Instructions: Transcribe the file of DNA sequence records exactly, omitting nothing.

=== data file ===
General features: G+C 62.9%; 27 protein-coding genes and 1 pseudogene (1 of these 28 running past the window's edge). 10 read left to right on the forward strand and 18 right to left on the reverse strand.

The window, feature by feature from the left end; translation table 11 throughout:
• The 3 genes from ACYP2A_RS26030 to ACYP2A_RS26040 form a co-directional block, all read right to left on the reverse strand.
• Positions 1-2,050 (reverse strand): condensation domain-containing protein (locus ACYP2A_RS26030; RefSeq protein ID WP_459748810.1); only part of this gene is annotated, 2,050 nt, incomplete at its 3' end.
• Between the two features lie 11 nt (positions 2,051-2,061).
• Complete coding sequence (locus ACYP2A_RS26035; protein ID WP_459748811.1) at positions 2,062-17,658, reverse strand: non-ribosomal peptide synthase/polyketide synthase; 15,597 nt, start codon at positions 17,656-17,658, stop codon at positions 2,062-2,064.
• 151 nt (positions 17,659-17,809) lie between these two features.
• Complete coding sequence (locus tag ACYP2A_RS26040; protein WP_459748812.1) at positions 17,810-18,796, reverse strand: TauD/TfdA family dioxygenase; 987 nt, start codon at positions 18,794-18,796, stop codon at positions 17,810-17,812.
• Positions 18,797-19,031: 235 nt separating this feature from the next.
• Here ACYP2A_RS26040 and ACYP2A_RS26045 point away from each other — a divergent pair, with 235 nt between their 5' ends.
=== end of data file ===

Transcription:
General features: G+C 62.9%; 27 protein-coding genes and 1 pseudogene (1 of these 28 running past the window's edge). 10 read left to right on the forward strand and 18 right to left on the reverse strand.

The window, feature by feature from the left end; translation table 11 throughout:
• The 3 genes from ACYP2A_RS26030 to ACYP2A_RS26040 form a co-directional block, all read right to left on the reverse strand.
• Positions 1-2,050 (reverse strand): condensation domain-containing protein (locus ACYP2A_RS26030; RefSeq protein ID WP_459748810.1); only part of this gene is annotated, 2,050 nt, incomplete at its 3' end.
• Between the two features lie 11 nt (positions 2,051-2,061).
• Complete coding sequence (locus ACYP2A_RS26035; protein ID WP_459748811.1) at positions 2,062-17,658, reverse strand: non-ribosomal peptide synthase/polyketide synthase; 15,597 nt, start codon at positions 17,656-17,658, stop codon at positions 2,062-2,064.
• 151 nt (positions 17,659-17,809) lie between these two features.
• Complete coding sequence (locus tag ACYP2A_RS26040; protein WP_459748812.1) at positions 17,810-18,796, reverse strand: TauD/TfdA family dioxygenase; 987 nt, start codon at positions 18,794-18,796, stop codon at positions 17,810-17,812.
• Positions 18,797-19,031: 235 nt separating this feature from the next.
• Here ACYP2A_RS26040 and ACYP2A_RS26045 point away from each other — a divergent pair, with 235 nt between their 5' ends.